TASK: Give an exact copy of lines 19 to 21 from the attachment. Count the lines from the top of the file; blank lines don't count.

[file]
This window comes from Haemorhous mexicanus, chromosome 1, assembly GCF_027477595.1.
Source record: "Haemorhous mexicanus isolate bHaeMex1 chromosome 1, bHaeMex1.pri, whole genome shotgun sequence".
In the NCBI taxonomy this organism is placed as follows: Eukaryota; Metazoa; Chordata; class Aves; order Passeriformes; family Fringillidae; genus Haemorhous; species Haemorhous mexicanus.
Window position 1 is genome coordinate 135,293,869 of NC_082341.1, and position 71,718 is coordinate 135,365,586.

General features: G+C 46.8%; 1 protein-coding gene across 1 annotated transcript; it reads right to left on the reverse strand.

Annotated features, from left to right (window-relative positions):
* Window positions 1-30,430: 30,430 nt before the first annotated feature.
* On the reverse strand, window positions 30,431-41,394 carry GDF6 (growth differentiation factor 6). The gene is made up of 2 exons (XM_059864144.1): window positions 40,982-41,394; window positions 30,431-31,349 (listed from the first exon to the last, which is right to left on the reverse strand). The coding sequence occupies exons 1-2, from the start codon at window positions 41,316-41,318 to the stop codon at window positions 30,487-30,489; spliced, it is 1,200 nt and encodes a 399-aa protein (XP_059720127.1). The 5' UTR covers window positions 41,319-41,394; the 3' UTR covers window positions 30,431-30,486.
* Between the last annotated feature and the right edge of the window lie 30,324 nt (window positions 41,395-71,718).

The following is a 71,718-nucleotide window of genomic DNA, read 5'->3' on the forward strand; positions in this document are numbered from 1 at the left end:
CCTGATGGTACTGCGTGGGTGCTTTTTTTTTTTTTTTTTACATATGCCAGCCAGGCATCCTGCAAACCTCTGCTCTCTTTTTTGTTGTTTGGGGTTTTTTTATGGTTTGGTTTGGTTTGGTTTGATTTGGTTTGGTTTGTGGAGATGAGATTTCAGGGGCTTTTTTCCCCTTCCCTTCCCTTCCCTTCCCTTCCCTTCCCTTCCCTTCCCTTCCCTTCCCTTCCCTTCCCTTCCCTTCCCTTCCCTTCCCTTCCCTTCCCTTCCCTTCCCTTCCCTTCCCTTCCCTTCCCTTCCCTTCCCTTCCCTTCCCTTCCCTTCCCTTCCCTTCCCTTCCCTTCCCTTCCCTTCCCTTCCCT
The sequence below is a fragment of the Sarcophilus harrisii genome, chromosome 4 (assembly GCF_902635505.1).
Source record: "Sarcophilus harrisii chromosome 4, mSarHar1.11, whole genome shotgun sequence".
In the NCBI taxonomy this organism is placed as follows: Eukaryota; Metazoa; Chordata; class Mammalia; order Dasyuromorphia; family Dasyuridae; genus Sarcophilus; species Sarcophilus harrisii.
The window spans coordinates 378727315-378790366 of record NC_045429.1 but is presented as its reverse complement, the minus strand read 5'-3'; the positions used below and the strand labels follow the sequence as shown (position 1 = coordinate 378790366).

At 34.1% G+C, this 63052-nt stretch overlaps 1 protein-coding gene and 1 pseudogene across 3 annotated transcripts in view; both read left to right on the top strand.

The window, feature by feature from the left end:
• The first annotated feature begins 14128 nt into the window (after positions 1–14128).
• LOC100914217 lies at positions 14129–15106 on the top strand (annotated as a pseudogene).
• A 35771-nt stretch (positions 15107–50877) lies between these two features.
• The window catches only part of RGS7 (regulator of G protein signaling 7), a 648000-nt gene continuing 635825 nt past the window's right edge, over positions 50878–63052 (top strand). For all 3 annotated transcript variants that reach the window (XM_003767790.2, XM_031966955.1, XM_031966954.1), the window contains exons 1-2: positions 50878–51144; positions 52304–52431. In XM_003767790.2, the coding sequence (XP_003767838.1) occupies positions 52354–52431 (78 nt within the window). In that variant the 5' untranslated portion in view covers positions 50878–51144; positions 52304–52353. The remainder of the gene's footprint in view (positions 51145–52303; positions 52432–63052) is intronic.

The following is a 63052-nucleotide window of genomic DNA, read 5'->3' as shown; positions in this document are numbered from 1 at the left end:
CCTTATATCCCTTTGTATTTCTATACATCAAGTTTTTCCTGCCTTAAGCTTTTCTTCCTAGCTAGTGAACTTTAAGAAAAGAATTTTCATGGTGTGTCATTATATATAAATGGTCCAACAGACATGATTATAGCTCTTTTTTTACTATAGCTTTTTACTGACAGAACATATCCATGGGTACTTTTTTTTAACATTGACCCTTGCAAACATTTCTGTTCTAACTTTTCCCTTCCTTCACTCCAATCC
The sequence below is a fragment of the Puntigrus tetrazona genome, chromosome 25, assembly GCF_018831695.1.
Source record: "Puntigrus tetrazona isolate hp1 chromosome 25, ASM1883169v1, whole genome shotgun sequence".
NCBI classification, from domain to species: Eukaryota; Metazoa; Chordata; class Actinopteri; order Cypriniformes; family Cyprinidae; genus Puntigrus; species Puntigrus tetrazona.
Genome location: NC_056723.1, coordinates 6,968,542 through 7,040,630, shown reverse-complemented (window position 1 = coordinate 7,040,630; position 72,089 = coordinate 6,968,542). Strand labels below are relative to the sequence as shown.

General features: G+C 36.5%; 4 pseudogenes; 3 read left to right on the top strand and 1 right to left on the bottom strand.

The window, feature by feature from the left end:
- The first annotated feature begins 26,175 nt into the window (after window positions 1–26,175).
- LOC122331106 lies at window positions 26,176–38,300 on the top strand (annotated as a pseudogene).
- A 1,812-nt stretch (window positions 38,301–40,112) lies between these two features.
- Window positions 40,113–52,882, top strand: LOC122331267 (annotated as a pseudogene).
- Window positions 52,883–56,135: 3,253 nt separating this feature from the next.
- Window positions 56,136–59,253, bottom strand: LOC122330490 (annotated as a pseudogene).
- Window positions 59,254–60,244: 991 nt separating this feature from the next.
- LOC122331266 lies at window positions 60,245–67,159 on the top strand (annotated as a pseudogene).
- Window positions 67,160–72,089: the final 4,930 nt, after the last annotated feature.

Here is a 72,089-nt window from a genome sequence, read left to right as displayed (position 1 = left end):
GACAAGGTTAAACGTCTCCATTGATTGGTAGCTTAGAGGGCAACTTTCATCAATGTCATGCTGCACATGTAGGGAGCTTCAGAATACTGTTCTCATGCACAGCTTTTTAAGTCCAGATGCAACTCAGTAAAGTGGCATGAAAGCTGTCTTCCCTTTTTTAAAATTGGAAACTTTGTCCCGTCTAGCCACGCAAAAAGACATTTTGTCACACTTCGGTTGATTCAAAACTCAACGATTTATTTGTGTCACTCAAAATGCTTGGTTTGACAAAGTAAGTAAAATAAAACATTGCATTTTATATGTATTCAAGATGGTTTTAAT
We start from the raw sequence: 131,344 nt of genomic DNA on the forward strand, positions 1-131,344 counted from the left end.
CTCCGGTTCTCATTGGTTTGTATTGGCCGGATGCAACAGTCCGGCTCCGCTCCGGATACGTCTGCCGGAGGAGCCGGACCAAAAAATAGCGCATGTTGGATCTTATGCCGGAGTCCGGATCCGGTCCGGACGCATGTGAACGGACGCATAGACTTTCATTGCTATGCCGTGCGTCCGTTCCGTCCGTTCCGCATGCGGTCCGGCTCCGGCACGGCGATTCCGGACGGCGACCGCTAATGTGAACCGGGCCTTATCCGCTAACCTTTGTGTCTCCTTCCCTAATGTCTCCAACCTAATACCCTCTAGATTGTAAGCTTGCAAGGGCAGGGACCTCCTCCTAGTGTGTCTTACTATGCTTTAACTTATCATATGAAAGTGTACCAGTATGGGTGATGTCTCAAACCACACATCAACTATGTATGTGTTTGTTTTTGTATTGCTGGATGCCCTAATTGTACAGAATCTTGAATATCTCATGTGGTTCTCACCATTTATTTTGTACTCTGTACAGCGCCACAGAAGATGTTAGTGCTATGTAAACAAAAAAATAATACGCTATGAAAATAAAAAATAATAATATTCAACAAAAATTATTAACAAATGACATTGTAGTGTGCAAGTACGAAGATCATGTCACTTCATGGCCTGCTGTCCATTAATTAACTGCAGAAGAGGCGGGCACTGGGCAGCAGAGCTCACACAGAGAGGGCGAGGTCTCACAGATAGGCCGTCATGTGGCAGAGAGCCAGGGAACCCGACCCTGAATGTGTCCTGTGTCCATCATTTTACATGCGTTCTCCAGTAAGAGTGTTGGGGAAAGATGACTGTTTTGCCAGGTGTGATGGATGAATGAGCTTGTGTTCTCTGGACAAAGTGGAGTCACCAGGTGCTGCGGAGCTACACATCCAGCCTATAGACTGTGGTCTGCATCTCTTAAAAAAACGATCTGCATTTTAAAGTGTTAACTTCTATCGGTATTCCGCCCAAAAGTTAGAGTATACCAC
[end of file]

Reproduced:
• LOC100914217 lies at positions 14129–15106 on the top strand (annotated as a pseudogene).
• A 35771-nt stretch (positions 15107–50877) lies between these two features.
• The window catches only part of RGS7 (regulator of G protein signaling 7), a 648000-nt gene continuing 635825 nt past the window's right edge, over positions 50878–63052 (top strand). For all 3 annotated transcript variants that reach the window (XM_003767790.2, XM_031966955.1, XM_031966954.1), the window contains exons 1-2: positions 50878–51144; positions 52304–52431. In XM_003767790.2, the coding sequence (XP_003767838.1) occupies positions 52354–52431 (78 nt within the window). In that variant the 5' untranslated portion in view covers positions 50878–51144; positions 52304–52353. The remainder of the gene's footprint in view (positions 51145–52303; positions 52432–63052) is intronic.